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Okay to smoke w/ halter monitor?

Discussion in 'Seasoned Tokers' started by ssmokin69, Mar 6, 2007.

  1. Hey guys, was just wondering if it would be safe to smoke wearing a halter monitor or if it would affect the results?

    My heart has been palpitating and I have to wear one for 24 hours.. Just wondering if smoking would change the results.
  2. doesnt your heart beat faster when your high? if so then dont smoke.
  3. Yeah thats what I was thinking.. Does it beat faster for sure or do we just think that it does?

    Doesn't really matter though, its only a day..
  4. Im sure it has some effect, idk how major though... if it does make your heart beat faster so what? so does any other active thing.
  5. Yeah, but I can't explain my heart beating faster from 11pm to 1am lol.. Normally people would be sleeping then, unless you can think of an excuse guys?
  6. You don't wanna smoke while wearing a Holter monitor. Smoking interacts with the part of your nervous system that controls your heart-rate and rhythm (your Autonomic Nervous System) - as well as all your other automatic bodily functions (respiration, salivation, digestion, etc.). Your heart has special nerve cells (called nodes) in different places in your heart, that are all regulated by your ANS. So when you smoke, you're affecting your ANS, which in-turn, affects your heart...

    The following is taken from: http://www.pubmedcentral.nih.gov/articlerender.fcgi?artid=1071198

    Pharmacology. Cannabis has a biphasic effect on the autonomic nervous system, depending on the dose absorbed.<sup>3</sup> Low or moderate doses can increase sympathetic and reduce parasympathetic activity, producing a tachycardia and an increase in cardiac output. In contrast, higher doses inhibit sympathetic and increase parasympathetic activity, resulting in bradycardia and hypotension. Reversible ECG abnormalities affecting the P and T waves and the ST segment have been reported.<sup>9</sup> It is not clear whether these changes occurred as a direct result of cannabis, independent of its effect on the heart rate.
    Clinical effects. Although supraventricular and ventricular ectopic activity can occur, life-threatening tachy- or bradyarrhythmias have not been reported. In patients with ischemic heart disease, cannabis increases the frequency of anginal symptoms at low levels of exercise. This occurs as a result of a drug-induced increase in heart rate and myocardial contractility that increases myocardial oxygen demand</blockquote>
  7. Alright, thanks..

    Pray for me.. Only got till 3:30pm tomorrow

  8. Taken from:http://www.temple.edu/heart/html/palpitations.html

    [SIZE=-1]What are palpitations? [/SIZE]
    [SIZE=-1]Palpitations are the sensation of a rapidly or irregularly beating heart. [/SIZE]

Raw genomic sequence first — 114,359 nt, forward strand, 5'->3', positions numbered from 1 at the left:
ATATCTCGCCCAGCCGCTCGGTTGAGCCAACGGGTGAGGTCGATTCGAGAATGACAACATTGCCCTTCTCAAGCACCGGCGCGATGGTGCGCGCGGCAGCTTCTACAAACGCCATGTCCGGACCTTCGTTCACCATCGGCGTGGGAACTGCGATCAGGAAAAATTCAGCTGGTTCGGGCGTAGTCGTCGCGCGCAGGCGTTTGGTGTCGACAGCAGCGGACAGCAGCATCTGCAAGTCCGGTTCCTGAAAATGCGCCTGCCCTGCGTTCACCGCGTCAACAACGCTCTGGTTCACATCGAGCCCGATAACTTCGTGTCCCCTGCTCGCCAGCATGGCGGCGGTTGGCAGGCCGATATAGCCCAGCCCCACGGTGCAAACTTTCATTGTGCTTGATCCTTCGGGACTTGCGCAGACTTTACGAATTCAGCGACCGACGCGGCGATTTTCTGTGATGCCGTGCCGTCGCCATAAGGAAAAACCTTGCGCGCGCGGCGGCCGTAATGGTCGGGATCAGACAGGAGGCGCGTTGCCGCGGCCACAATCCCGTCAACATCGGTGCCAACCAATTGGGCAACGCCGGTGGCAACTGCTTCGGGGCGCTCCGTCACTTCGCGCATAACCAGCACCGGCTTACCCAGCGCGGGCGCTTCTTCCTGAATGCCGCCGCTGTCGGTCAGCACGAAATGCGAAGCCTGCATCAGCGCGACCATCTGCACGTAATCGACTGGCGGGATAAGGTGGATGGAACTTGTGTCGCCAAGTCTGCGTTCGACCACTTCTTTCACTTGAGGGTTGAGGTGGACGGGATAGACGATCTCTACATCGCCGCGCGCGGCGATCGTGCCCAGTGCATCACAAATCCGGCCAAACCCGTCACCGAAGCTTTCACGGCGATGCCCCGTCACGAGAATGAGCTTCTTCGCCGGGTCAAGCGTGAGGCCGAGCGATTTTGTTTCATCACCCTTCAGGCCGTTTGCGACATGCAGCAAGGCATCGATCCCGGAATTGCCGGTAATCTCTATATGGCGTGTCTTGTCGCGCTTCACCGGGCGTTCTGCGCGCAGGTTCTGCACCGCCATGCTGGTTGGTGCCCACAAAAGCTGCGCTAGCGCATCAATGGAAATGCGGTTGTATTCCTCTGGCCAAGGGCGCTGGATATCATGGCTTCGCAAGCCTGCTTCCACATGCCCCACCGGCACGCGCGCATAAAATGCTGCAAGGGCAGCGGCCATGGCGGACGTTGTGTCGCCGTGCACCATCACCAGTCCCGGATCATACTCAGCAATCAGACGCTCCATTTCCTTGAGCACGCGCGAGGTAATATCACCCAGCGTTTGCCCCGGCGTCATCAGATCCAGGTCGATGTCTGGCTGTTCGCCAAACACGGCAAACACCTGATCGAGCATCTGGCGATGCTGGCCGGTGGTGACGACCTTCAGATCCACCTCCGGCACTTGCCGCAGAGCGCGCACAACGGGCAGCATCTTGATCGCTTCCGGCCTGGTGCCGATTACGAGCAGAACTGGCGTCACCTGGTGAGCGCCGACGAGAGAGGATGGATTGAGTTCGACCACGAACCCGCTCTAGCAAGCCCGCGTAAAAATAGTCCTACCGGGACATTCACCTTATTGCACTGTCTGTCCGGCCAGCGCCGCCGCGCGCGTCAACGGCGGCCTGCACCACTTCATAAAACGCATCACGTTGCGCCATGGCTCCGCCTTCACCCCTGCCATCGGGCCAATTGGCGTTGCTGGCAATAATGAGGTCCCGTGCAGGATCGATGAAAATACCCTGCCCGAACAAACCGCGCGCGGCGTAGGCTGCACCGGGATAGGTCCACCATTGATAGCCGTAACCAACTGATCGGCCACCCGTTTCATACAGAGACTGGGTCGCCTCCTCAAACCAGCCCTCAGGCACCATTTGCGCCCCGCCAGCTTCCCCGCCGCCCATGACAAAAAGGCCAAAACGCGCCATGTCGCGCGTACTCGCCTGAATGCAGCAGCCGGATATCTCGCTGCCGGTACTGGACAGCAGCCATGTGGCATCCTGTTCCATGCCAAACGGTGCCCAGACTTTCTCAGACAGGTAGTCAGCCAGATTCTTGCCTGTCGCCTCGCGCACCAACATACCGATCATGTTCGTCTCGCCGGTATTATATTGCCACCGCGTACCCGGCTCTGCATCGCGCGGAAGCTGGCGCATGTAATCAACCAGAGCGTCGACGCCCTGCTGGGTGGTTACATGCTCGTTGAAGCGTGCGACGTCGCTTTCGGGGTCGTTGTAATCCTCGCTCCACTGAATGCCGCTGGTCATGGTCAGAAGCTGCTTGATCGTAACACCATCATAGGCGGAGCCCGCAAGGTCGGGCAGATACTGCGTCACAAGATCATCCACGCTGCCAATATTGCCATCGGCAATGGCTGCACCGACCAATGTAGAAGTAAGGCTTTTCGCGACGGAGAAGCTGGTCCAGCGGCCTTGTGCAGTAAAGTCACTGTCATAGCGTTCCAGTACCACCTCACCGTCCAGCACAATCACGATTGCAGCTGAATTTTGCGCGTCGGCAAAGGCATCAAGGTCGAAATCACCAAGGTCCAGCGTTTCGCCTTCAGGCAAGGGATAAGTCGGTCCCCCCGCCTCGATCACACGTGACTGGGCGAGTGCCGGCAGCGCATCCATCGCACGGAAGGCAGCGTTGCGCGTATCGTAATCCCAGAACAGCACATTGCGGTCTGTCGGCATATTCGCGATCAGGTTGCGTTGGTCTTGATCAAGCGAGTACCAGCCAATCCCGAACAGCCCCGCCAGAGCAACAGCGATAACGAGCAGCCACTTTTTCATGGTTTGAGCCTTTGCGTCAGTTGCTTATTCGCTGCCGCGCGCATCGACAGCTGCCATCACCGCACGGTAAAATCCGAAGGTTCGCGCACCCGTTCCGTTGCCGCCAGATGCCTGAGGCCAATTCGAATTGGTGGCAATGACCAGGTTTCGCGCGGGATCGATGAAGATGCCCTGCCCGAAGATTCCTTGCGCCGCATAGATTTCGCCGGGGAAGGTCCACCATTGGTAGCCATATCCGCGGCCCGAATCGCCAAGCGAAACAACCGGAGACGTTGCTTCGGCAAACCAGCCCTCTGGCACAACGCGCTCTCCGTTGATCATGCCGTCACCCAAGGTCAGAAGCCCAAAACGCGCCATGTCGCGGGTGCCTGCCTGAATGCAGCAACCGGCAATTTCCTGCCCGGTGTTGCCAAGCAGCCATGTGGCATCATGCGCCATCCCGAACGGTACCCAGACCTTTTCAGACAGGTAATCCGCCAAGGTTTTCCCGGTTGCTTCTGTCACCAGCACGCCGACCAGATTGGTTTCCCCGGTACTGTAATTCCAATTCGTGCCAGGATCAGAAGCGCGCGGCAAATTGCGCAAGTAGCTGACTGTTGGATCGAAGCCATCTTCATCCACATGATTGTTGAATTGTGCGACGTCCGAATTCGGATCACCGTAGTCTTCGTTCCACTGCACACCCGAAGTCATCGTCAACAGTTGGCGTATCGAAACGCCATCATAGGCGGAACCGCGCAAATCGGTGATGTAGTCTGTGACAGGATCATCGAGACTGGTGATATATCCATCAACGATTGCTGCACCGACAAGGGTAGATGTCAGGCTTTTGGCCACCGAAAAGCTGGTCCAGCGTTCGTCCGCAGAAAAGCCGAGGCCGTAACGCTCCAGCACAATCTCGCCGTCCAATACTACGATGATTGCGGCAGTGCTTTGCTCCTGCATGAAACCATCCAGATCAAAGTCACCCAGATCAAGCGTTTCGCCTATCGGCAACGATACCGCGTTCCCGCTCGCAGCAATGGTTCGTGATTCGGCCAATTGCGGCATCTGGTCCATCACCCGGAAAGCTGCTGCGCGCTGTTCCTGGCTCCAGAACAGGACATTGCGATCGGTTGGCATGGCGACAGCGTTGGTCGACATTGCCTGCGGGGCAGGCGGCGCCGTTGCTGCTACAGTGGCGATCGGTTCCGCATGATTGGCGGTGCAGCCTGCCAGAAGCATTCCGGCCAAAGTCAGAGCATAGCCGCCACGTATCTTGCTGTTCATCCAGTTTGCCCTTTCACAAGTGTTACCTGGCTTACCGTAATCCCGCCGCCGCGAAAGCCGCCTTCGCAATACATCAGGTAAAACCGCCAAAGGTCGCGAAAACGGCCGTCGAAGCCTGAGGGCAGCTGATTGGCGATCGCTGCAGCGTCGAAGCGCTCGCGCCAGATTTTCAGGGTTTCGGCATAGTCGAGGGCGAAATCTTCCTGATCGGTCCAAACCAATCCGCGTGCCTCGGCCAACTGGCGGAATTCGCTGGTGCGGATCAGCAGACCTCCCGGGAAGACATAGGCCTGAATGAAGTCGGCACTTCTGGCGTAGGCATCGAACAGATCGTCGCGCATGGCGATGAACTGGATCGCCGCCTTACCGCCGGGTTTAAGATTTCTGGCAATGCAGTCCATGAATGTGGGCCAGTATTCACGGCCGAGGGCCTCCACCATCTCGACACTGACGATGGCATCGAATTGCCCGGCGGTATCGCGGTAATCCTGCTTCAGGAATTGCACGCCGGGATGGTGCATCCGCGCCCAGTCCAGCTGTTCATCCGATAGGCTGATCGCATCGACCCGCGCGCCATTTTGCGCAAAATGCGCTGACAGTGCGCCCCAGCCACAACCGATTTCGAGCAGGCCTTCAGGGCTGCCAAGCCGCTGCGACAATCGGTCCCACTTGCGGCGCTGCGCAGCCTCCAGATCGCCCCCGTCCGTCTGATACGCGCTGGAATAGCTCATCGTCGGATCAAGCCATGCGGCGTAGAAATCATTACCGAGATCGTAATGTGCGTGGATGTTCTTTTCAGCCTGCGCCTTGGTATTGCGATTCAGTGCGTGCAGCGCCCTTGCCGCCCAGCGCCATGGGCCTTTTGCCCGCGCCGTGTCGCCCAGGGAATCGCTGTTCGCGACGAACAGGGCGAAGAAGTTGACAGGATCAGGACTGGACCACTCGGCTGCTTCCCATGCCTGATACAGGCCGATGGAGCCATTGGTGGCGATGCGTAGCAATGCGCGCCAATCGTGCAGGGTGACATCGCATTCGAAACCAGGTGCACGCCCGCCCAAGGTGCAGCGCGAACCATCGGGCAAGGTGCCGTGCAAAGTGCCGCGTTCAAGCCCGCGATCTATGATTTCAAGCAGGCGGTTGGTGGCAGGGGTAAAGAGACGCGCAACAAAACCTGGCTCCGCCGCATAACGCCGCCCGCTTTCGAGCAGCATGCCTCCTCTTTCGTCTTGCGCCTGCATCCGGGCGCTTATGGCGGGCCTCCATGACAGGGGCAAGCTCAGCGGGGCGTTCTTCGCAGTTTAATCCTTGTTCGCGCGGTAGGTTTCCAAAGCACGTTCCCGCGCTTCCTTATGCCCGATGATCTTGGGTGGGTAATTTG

[SIZE=-1]How do they occur? [/SIZE]
    [SIZE=-1]Palpitations can occur normally when your heart is working hard. For example, you might feel a rapid or irregular heartbeat when you have just exercised, have a fever, or are feeling anxious. At these times your heart may pump faster or increase the amount of blood it pumps with each beat. This is a normal response to lifting weights, walking up a hill, or becoming emotionally excited. Often you may not even notice this increased heart activity. [/SIZE]
    [SIZE=-1]Medical conditions that can also cause palpitations include: [/SIZE]
    • [SIZE=-1]Anemia [/SIZE]
    • [SIZE=-1]Anxiety [/SIZE]
    • [SIZE=-1]Some thyroid problems [/SIZE]
    • [SIZE=-1]Hypoglycemia (low blood sugar) [/SIZE]
    • [SIZE=-1]Mitral valve prolapse, a mild deformity of one of the valves in your heart [/SIZE]
    [SIZE=-1]A very common cause of palpitations is the overuse of stimulants, including caffeine (coffee, tea, sodas), nicotine, diet pills, and medications such as decongestants. Accidental overdose of some medicines can cause palpitations. Examples of such medicines are theophylline, antidepressants, and thyroid hormone replacement. [/SIZE]
    [SIZE=-1]Another less common cause of palpitations is a type of abnormal heartbeats called premature beats, PVCs (premature ventricular contractions), or ectopic beats. These are abnormal beats that are not a problem if they occur just once in a while. However, if they occur frequently or in sequence, they can lead to problems. [/SIZE]
    [SIZE=-1]What are the symptoms? [/SIZE]
    [SIZE=-1]Palpitations may feel like your heart is: [/SIZE]
    • [SIZE=-1] Jumping around your chest [/SIZE]
    • [SIZE=-1] Skipping a beat [/SIZE]
    • [SIZE=-1] Fluttering [/SIZE]
    • [SIZE=-1] Pounding [/SIZE]
    • [SIZE=-1] Racing [/SIZE]
    [SIZE=-1]Occasionally, you may feel lightheaded or short of breath when you have palpitations. Usually, however, palpitations occur without other symptoms. Generally they last for a few seconds to a few minutes. [/SIZE]
    [SIZE=-1]How is it diagnosed? [/SIZE]
    [SIZE=-1]Your medical history is important. Your health care provider will want to know: [/SIZE]
    • [SIZE=-1] When your palpitations occur [/SIZE]
    • [SIZE=-1] Whether any other symptoms are present [/SIZE]
    • [SIZE=-1] How long you have been having the palpitations [/SIZE]
    • [SIZE=-1] How long the palpitations last [/SIZE]
    • [SIZE=-1] If your symptoms get better or worse with certain activities [/SIZE]
    • [SIZE=-1] If you have been using any stimulants or medications [/SIZE]
    [SIZE=-1]Your health care provider will do a physical exam to check for possible cardiac and thyroid gland causes of palpitations. [/SIZE]